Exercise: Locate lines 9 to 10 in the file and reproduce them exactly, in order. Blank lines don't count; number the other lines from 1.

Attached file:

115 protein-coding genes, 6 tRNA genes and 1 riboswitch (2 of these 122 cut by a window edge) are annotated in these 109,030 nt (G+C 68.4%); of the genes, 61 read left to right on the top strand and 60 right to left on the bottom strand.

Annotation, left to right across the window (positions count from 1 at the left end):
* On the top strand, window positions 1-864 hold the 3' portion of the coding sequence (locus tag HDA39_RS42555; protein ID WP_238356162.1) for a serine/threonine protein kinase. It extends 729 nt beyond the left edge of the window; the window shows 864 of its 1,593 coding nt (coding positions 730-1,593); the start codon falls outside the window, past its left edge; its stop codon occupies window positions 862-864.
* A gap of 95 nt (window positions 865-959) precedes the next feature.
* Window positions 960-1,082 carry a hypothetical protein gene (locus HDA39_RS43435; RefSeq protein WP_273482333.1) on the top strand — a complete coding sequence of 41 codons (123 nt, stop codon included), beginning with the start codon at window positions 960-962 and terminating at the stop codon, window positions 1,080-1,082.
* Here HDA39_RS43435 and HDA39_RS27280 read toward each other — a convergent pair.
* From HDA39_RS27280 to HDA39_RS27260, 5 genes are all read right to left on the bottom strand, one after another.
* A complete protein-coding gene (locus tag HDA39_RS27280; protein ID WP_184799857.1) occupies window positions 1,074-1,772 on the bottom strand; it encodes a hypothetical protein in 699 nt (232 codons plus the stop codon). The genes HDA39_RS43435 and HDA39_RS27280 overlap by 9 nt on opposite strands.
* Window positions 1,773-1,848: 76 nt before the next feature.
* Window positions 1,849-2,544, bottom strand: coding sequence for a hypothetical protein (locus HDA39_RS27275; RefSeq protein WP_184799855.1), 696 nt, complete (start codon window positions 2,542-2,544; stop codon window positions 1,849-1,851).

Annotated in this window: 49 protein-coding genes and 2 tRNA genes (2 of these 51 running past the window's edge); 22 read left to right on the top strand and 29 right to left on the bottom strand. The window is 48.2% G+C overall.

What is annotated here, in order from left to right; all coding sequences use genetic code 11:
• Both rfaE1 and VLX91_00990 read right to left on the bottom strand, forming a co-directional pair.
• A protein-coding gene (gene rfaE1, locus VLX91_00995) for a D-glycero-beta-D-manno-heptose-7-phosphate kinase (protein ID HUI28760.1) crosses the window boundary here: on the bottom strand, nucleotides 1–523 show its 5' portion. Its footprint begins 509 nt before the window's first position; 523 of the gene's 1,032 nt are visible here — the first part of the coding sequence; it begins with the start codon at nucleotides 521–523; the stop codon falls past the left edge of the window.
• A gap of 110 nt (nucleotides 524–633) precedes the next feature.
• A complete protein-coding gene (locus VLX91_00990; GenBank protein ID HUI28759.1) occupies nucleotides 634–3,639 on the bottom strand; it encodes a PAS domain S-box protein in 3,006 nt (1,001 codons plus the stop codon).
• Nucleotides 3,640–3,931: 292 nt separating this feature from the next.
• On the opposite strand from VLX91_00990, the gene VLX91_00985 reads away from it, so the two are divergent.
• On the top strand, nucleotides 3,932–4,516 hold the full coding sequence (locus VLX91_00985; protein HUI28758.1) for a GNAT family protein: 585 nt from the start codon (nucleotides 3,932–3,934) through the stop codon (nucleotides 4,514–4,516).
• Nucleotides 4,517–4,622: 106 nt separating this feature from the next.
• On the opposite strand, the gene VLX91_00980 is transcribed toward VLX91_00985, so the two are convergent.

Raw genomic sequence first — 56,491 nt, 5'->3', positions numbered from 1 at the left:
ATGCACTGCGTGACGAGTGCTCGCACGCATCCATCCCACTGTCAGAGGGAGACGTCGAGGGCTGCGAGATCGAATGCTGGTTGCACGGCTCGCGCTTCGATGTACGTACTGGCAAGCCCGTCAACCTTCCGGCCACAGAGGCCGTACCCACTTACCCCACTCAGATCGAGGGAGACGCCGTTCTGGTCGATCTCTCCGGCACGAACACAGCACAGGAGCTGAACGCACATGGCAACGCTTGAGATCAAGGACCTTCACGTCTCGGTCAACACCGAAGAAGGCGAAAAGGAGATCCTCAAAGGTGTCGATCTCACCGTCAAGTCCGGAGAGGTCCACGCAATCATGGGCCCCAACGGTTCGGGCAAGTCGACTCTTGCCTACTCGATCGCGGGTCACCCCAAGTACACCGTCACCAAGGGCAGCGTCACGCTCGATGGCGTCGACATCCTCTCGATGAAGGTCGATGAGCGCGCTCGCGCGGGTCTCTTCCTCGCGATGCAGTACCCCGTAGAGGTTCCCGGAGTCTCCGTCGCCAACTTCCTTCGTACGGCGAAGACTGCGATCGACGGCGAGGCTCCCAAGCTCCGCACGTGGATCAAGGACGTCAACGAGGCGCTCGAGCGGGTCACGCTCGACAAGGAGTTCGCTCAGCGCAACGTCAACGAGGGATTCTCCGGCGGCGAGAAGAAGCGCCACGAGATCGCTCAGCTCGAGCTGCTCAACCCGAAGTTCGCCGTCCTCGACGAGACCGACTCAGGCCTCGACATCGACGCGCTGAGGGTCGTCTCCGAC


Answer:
* Window positions 1,773-1,848: 76 nt before the next feature.
* Window positions 1,849-2,544, bottom strand: coding sequence for a hypothetical protein (locus HDA39_RS27275; RefSeq protein WP_184799855.1), 696 nt, complete (start codon window positions 2,542-2,544; stop codon window positions 1,849-1,851).